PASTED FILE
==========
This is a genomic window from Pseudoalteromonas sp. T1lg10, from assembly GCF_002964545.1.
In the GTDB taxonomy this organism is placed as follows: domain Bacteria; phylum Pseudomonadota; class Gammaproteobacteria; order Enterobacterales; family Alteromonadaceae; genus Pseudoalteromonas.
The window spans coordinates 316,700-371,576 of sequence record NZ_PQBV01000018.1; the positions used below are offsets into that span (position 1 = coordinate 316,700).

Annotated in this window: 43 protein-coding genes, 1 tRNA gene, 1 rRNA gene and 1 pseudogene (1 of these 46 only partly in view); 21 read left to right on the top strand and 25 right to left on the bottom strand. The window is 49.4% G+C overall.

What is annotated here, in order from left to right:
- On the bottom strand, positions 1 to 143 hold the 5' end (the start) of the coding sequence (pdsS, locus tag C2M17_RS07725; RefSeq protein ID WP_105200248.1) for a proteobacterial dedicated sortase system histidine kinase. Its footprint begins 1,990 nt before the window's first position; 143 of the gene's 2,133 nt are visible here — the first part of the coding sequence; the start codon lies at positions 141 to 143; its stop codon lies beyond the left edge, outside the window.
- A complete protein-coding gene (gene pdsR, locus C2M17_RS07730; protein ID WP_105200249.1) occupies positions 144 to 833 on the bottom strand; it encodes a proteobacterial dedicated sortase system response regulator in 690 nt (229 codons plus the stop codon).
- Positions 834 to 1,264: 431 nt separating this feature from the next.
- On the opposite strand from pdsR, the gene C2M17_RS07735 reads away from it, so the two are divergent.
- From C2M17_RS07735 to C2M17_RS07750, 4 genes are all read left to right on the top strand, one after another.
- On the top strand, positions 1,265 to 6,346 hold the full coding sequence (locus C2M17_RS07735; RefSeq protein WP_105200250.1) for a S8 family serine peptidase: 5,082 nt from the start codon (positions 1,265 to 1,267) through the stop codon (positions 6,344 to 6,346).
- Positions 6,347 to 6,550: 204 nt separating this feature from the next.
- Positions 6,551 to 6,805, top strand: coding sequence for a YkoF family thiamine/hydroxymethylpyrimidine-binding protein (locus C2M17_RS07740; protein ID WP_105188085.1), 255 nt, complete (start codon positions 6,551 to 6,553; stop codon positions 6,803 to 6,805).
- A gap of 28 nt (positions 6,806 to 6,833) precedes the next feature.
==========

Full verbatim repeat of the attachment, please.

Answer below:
This is a genomic window from Pseudoalteromonas sp. T1lg10, from assembly GCF_002964545.1.
In the GTDB taxonomy this organism is placed as follows: domain Bacteria; phylum Pseudomonadota; class Gammaproteobacteria; order Enterobacterales; family Alteromonadaceae; genus Pseudoalteromonas.
The window spans coordinates 316,700-371,576 of sequence record NZ_PQBV01000018.1; the positions used below are offsets into that span (position 1 = coordinate 316,700).

Annotated in this window: 43 protein-coding genes, 1 tRNA gene, 1 rRNA gene and 1 pseudogene (1 of these 46 only partly in view); 21 read left to right on the top strand and 25 right to left on the bottom strand. The window is 49.4% G+C overall.

What is annotated here, in order from left to right:
- On the bottom strand, positions 1 to 143 hold the 5' end (the start) of the coding sequence (pdsS, locus tag C2M17_RS07725; RefSeq protein ID WP_105200248.1) for a proteobacterial dedicated sortase system histidine kinase. Its footprint begins 1,990 nt before the window's first position; 143 of the gene's 2,133 nt are visible here — the first part of the coding sequence; the start codon lies at positions 141 to 143; its stop codon lies beyond the left edge, outside the window.
- A complete protein-coding gene (gene pdsR, locus C2M17_RS07730; protein ID WP_105200249.1) occupies positions 144 to 833 on the bottom strand; it encodes a proteobacterial dedicated sortase system response regulator in 690 nt (229 codons plus the stop codon).
- Positions 834 to 1,264: 431 nt separating this feature from the next.
- On the opposite strand from pdsR, the gene C2M17_RS07735 reads away from it, so the two are divergent.
- From C2M17_RS07735 to C2M17_RS07750, 4 genes are all read left to right on the top strand, one after another.
- On the top strand, positions 1,265 to 6,346 hold the full coding sequence (locus C2M17_RS07735; RefSeq protein WP_105200250.1) for a S8 family serine peptidase: 5,082 nt from the start codon (positions 1,265 to 1,267) through the stop codon (positions 6,344 to 6,346).
- Positions 6,347 to 6,550: 204 nt separating this feature from the next.
- Positions 6,551 to 6,805, top strand: coding sequence for a YkoF family thiamine/hydroxymethylpyrimidine-binding protein (locus C2M17_RS07740; protein ID WP_105188085.1), 255 nt, complete (start codon positions 6,551 to 6,553; stop codon positions 6,803 to 6,805).
- A gap of 28 nt (positions 6,806 to 6,833) precedes the next feature.